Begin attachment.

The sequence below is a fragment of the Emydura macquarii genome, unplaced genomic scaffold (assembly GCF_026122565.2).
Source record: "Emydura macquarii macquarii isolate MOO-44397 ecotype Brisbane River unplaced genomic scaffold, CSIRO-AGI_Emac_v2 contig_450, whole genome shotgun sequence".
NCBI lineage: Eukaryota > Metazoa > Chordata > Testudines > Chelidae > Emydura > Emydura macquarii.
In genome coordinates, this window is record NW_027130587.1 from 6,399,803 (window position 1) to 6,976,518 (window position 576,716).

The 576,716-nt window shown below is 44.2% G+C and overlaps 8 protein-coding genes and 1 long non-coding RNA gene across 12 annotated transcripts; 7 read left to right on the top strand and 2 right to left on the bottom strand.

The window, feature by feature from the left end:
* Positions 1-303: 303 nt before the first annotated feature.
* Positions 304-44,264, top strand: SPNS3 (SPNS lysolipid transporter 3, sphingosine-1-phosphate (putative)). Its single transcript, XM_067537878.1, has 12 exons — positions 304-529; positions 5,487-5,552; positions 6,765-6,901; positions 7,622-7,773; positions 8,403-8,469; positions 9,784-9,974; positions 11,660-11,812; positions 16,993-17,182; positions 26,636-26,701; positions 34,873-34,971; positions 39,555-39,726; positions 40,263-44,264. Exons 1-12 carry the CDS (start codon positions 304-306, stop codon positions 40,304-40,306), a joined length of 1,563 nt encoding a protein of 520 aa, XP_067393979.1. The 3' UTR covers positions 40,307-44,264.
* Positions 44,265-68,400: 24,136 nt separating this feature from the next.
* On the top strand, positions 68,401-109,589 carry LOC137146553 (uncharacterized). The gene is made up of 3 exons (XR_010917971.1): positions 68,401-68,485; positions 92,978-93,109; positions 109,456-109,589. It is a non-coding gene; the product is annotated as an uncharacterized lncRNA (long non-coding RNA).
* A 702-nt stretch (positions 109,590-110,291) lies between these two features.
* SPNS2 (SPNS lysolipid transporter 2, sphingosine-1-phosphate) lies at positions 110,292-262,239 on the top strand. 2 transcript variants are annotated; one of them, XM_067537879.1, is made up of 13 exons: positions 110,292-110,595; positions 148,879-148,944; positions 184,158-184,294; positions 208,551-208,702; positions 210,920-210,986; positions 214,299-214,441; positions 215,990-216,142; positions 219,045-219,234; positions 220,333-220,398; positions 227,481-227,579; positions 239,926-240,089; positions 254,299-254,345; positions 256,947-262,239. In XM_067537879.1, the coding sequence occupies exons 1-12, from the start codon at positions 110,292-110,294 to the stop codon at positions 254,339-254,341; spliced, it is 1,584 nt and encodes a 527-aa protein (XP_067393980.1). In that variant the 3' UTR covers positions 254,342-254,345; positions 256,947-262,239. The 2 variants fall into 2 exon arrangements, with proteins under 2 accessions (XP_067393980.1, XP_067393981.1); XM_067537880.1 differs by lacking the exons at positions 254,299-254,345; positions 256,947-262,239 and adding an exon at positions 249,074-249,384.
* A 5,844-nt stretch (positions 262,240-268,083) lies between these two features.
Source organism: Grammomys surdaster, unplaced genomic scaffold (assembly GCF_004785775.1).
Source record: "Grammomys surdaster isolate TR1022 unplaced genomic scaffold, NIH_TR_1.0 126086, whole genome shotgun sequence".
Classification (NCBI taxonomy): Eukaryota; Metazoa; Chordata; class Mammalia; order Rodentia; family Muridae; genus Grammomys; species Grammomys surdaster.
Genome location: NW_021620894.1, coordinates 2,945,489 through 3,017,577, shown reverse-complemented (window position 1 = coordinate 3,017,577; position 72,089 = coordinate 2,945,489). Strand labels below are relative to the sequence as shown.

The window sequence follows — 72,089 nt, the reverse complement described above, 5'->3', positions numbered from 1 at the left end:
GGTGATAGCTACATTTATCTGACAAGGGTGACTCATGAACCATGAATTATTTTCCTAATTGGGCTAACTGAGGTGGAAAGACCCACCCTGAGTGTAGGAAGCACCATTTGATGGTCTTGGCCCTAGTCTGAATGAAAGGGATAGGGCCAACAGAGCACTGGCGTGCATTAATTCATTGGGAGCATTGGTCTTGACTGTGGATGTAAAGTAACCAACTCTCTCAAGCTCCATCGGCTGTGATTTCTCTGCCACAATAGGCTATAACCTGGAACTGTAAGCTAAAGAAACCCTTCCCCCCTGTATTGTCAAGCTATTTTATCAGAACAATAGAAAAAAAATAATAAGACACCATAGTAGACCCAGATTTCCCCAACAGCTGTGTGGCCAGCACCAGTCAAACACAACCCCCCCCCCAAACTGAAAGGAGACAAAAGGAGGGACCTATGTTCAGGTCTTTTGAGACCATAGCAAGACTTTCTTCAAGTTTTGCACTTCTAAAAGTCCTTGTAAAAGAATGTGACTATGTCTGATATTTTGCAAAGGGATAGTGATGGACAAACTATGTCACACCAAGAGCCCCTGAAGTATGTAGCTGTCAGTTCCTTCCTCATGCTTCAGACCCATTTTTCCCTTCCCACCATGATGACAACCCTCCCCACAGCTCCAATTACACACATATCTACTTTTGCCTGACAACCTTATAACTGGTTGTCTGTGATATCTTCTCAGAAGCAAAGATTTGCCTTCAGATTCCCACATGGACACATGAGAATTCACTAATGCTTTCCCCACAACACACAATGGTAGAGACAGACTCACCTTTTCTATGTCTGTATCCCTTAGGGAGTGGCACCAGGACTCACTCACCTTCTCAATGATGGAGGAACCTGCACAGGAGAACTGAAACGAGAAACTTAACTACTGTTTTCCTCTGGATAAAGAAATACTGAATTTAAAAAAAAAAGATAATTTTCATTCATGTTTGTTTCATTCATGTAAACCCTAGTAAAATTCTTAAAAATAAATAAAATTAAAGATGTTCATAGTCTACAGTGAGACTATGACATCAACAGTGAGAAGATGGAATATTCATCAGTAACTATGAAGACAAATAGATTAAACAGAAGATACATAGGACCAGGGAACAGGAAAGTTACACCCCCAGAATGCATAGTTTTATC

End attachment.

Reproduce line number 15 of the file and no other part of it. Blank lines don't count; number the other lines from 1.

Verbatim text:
Source record: "Grammomys surdaster isolate TR1022 unplaced genomic scaffold, NIH_TR_1.0 126086, whole genome shotgun sequence".